IN PHOTOS: Fete de la Musique 2018 kicks off in Makati

Amanda T. Lago
Filipinos start the World Music Day celebrations

Photo by Alecs Ongcal/Rappler

MANILA, Philippines – They say that when Paris celebrates Fete de la Musique every June, Parisians simply open their windows and play their music for the people walking down the street. It’s a romantic picture of how World Music Day is celebrated in the city where it all started in 1982 – but quite different from how it unfolds halfway around the world where Filipinos have adopted the tradition for the past 24 years.

In the Philippines, Fete is spearheaded by French cultural institution Alliance Francaise Manille. It has in recent years found its hub in Makati City, where a district of cozy bars set within walking distance from each other is ideal for hopping from themed stage to themed stage – an approximation of Paris’ busking culture.

Photo by LeAnne Jazul/Rappler

Photo by LeAnne Jazul/Rappler

Photo by LeAnne Jazul/Rappler

It was the same setup at this year’s Fete de la Musique, held on June 26. There were two main stages: one at Greenbelt, and another at A. Venue, where audiences could see the performances of OPM favorites including Cheats, Kjwan, Pedicab, and Brass Pas Pas Pas Pas with Dicta License’s Pochoy Labog.

As in every Fete, there were also pocket stages scattered across the city, each dedicated to a specific genre. This year saw the addition of several new pocket stages to the lineup, from Math Rock at Acceler8 in Legaspi Village, to Dreampop at Wokby 4900 in Poblacion.

Of course, crowds also flooded the stages that have become Fete favorites, among them, Blues and Jazz at its home venue H&J, and Bedroom Beats, this year held at Agimat.

Photo by LeAnne Jazul/Rappler

Photo by LeAnne Jazul/Rappler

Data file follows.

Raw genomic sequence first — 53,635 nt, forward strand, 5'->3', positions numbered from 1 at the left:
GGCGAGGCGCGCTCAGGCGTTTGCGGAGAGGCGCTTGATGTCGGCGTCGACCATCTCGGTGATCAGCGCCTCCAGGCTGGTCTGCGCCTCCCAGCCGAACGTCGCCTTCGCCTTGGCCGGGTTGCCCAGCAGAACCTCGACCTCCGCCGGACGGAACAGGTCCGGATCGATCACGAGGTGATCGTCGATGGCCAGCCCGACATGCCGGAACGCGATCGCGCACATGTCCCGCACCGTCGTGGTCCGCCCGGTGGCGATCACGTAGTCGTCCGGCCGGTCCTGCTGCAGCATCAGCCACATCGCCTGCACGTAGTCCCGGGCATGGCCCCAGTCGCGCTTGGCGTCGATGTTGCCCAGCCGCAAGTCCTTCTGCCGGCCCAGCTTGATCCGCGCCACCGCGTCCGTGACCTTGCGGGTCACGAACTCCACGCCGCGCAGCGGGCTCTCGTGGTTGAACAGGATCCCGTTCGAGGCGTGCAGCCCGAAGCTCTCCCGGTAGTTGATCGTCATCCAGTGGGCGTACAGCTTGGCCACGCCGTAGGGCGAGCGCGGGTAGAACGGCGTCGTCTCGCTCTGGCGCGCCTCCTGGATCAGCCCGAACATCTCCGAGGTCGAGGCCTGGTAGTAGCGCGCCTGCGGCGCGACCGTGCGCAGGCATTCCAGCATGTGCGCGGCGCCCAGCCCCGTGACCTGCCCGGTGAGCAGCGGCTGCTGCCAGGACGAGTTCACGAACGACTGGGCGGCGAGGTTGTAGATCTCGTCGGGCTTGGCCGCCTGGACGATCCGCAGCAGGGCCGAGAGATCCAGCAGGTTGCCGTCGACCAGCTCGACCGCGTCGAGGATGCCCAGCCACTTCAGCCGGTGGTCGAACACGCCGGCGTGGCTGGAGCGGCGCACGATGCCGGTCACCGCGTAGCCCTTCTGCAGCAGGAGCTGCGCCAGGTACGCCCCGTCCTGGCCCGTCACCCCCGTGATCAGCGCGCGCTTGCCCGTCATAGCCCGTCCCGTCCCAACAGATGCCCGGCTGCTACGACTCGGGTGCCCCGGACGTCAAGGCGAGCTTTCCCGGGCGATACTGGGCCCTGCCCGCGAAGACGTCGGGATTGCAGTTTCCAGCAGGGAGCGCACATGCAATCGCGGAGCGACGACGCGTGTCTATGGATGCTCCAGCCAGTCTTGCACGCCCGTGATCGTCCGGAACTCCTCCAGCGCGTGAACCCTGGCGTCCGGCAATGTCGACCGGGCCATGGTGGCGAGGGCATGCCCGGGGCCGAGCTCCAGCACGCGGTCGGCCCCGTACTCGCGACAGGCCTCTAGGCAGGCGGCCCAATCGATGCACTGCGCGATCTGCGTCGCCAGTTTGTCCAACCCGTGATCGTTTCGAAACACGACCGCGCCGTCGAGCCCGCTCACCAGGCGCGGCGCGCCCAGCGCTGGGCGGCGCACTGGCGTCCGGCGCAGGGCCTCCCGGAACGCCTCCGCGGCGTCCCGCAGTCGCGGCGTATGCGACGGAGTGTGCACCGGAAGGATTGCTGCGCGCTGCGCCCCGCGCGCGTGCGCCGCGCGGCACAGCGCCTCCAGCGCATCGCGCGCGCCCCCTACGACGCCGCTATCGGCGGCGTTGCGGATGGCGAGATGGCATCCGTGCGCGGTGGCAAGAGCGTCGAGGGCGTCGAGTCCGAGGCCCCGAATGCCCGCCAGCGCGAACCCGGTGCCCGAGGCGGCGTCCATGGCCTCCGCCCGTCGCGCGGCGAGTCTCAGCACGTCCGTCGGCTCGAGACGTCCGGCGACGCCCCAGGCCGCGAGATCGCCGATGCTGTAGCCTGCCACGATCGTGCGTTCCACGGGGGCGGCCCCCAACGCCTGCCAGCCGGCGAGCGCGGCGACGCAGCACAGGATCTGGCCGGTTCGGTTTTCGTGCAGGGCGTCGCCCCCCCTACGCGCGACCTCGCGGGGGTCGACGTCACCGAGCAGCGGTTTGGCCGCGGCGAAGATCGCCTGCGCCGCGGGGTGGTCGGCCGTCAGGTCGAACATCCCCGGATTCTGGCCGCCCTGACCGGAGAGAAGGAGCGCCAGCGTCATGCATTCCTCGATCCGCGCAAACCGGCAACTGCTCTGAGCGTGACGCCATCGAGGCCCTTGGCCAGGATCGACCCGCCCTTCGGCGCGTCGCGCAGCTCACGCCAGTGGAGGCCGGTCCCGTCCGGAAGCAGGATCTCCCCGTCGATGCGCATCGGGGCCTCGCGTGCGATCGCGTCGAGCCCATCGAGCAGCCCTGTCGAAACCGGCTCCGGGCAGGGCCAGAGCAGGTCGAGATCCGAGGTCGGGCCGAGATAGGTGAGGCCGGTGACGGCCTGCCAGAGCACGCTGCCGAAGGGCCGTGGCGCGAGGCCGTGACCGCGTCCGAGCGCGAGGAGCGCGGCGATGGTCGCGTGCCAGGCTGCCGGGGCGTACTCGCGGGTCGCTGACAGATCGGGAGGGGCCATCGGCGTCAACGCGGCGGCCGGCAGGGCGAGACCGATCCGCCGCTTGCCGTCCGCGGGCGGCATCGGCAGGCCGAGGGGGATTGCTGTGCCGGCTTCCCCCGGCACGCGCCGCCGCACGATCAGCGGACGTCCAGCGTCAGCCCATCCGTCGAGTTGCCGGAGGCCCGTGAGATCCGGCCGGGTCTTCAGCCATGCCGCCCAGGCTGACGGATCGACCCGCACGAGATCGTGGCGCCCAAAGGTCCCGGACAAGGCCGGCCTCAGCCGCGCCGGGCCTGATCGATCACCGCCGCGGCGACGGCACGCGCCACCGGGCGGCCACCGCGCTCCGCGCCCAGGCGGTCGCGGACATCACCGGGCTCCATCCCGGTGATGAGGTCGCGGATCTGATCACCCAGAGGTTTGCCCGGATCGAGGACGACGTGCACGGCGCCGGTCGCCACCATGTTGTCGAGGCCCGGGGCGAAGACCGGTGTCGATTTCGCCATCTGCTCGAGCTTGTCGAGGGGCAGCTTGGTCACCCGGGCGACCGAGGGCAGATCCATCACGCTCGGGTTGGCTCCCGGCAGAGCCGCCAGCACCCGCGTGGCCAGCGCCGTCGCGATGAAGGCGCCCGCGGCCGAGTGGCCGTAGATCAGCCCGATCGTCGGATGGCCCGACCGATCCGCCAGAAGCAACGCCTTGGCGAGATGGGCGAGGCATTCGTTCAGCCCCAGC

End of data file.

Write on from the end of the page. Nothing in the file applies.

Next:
Photo by Alecs Ongcal/Rappler

Photo by Alecs Ongcal/Rappler

True to the spirit of the festival, some performances felt like they seemed to burst out of nowhere – like the Hernandez Brothers playing in one corner of the street, or the next band on the New Wave stage turning out to be the nondescript folk head-banging to the music just a few moments before.

Photo by LeAnne Jazul/Rappler

Photo by Alecs Ongcal/Rappler

And perhaps another thing that defines Fete de la Musique in the Philippines: just the heady combination of affordable beer, unabashed eccentrics, and Pinoys’ tireless partying energy – perhaps enhanced by the presence of World Cup sports fans, who were also wide awake to catch the games that night.

Photo by Alecs Ongcal/Rappler

Photo by LeAnne Jazul/Rappler

Photo by LeAnne Jazul/Rappler

Photo by Alecs Ongcal/Rappler

Photo by Alecs Ongcal/Rappler

Photo by Alecs Ongcal/Rappler

Photo by Alecs Ongcal/Rappler

Photo by Alecs Ongcal/Rappler

Photo by LeAnne Jazul/Rappler

Even as the Makati festival wrapped up in the alcohol-soaked wee hours of the morning, Fete de la Musique in the Philippines is far from over.

Another round of free music is happening on June 29 in Intramuros, and on June 30 in Baguio and Laguna. – Rappler.com

(Editor’s note: An earlier version of this article stated that the date of the Baguio Fete is on June 29 instead of June 30. We apologize for the oversight.)

Amanda T. Lago

After avoiding long-term jobs in favor of travelling the world, Amanda finally learned to commit when she joined Rappler in July 2017. As a lifestyle and entertainment reporter, she writes about music, culture, and the occasional showbiz drama. She also hosts Rappler Live Jam, where she sometimes tries her best not to fan-girl on camera.